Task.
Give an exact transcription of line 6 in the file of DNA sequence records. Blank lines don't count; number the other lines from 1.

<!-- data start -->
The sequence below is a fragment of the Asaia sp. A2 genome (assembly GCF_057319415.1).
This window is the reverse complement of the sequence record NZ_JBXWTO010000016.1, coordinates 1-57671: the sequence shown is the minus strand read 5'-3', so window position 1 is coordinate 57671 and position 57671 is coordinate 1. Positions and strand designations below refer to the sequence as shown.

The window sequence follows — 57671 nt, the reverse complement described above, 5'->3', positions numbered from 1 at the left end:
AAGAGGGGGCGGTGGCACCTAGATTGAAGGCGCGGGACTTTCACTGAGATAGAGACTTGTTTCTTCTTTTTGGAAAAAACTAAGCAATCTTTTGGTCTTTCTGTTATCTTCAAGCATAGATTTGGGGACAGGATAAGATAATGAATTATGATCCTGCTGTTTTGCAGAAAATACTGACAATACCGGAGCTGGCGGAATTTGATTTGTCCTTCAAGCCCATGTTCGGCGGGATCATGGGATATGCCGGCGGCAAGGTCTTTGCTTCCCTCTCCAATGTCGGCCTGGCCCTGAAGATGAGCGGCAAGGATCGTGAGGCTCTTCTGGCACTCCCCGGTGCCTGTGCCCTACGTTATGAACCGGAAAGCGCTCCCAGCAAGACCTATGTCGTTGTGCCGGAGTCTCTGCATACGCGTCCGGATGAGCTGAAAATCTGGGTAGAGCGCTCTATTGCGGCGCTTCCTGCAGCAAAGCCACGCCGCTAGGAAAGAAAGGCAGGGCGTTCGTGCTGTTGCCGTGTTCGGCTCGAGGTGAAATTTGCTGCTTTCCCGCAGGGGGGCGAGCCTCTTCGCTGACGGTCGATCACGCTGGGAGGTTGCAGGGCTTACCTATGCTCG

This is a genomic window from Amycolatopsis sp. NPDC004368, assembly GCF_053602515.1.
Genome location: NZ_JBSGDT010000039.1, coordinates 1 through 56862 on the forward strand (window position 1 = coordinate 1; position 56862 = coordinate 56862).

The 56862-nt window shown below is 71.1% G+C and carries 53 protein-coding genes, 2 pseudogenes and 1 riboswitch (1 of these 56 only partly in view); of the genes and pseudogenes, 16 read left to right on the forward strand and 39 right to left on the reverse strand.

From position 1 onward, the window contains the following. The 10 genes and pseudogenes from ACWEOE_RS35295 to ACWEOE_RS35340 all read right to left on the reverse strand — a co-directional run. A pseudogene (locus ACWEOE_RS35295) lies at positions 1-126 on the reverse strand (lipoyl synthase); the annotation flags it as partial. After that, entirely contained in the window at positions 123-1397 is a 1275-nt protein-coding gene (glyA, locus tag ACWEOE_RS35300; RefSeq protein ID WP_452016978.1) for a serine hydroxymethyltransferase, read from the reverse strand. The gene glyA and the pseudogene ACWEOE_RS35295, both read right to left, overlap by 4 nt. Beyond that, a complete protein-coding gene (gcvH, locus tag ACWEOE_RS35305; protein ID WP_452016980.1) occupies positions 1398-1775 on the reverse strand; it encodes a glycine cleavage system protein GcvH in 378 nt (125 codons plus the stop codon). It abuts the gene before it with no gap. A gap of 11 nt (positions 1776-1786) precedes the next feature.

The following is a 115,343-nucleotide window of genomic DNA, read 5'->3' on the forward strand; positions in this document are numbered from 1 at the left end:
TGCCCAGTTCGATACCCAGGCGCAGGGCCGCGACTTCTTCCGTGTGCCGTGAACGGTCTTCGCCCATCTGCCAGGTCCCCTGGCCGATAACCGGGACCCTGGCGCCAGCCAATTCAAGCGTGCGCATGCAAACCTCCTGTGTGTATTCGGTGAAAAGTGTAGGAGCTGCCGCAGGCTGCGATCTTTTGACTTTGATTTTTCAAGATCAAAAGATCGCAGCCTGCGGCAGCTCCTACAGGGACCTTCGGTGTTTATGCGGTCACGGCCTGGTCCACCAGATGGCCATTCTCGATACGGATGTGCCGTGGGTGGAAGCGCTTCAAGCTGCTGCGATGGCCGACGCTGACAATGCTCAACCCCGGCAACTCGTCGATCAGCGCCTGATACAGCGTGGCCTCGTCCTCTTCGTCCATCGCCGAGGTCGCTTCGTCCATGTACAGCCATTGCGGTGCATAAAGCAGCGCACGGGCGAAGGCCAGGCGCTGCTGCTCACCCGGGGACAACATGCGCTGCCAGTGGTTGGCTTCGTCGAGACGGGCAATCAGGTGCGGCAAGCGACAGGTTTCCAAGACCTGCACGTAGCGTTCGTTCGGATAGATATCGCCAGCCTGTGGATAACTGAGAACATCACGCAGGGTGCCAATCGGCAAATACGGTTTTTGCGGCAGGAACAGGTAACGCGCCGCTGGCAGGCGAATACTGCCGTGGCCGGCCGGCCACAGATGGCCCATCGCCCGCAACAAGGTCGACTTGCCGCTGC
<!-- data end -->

Genome location: NZ_JBSGDT010000039.1, coordinates 1 through 56862 on the forward strand (window position 1 = coordinate 1; position 56862 = coordinate 56862).